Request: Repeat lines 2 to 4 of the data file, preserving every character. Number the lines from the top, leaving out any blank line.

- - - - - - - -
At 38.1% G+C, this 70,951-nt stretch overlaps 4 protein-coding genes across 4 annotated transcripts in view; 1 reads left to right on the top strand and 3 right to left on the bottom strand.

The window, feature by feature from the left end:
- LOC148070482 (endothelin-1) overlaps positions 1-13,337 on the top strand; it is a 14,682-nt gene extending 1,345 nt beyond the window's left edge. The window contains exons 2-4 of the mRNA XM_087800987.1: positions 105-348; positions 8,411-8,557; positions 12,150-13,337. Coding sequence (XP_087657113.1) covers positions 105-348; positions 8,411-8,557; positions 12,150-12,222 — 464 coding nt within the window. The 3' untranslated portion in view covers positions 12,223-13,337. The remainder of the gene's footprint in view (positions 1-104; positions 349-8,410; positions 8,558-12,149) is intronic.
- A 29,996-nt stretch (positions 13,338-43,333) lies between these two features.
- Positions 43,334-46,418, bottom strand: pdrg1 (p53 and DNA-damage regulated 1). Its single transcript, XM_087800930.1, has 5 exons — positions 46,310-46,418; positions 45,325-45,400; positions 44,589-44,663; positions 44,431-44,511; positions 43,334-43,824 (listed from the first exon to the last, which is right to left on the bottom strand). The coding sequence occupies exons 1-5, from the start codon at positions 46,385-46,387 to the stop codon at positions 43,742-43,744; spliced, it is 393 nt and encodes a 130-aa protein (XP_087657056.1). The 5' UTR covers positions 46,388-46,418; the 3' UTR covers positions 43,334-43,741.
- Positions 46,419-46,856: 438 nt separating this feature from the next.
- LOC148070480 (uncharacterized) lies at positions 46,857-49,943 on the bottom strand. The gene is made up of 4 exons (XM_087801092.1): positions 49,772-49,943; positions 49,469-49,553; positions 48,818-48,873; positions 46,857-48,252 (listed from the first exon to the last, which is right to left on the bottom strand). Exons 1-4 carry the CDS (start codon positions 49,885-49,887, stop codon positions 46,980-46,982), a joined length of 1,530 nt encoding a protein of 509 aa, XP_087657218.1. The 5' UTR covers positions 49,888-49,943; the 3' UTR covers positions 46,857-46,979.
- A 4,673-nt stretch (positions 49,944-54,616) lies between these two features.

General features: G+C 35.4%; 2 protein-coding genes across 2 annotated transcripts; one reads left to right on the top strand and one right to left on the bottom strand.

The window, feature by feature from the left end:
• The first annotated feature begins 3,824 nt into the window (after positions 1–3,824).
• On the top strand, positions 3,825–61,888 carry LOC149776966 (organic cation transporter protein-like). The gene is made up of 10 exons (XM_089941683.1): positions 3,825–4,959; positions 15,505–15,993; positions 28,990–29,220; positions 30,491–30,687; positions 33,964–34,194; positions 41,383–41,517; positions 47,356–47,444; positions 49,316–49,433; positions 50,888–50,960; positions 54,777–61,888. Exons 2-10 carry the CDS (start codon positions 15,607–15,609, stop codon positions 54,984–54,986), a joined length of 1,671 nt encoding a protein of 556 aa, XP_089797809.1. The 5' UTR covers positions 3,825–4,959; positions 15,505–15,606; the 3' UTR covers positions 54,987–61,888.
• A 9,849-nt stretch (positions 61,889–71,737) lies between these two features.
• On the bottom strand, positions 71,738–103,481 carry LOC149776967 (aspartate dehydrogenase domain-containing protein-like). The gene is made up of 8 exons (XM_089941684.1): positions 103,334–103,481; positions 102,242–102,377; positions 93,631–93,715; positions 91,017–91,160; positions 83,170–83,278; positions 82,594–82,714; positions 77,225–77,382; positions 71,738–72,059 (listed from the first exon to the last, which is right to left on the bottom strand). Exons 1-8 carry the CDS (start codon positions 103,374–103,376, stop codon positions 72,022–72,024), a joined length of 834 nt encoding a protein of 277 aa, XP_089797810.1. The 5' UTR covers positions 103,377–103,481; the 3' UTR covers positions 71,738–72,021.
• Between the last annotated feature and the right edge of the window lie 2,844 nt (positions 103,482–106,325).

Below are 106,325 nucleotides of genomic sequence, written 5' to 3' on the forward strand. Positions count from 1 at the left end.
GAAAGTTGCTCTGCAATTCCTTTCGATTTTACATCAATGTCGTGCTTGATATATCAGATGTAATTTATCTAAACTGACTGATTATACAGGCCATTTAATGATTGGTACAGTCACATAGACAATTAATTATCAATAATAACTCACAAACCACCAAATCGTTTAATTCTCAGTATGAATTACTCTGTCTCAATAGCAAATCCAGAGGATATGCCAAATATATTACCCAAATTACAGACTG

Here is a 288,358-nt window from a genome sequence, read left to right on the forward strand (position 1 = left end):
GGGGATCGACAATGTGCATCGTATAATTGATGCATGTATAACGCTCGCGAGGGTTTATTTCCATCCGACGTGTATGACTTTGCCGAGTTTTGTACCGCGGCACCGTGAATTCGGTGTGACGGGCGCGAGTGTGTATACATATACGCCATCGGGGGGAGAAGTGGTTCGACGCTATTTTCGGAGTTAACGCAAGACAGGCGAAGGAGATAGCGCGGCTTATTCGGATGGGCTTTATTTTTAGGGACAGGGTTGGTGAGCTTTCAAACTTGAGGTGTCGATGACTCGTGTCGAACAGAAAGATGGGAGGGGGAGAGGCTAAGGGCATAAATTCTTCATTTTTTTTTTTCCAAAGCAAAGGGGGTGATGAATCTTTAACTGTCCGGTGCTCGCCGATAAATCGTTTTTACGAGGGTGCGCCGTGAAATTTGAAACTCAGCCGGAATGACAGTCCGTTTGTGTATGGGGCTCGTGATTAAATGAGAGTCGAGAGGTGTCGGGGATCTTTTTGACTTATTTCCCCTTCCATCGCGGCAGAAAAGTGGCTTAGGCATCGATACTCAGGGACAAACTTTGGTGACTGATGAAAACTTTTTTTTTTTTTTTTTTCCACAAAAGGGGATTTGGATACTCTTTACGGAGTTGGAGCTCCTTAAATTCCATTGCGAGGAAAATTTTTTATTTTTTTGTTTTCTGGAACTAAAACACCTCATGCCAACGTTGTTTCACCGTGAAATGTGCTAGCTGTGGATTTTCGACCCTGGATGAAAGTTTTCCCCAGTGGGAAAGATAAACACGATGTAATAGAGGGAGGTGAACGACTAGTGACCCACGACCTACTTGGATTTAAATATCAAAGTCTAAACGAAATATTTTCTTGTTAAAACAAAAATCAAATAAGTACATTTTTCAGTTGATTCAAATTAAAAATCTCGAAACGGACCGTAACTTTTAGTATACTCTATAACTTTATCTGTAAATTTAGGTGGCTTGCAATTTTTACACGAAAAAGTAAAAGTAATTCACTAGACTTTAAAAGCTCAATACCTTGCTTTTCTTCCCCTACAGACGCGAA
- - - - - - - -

The window, feature by feature from the left end:
- LOC148070482 (endothelin-1) overlaps positions 1-13,337 on the top strand; it is a 14,682-nt gene extending 1,345 nt beyond the window's left edge. The window contains exons 2-4 of the mRNA XM_087800987.1: positions 105-348; positions 8,411-8,557; positions 12,150-13,337. Coding sequence (XP_087657113.1) covers positions 105-348; positions 8,411-8,557; positions 12,150-12,222 — 464 coding nt within the window. The 3' untranslated portion in view covers positions 12,223-13,337. The remainder of the gene's footprint in view (positions 1-104; positions 349-8,410; positions 8,558-12,149) is intronic.
- A 29,996-nt stretch (positions 13,338-43,333) lies between these two features.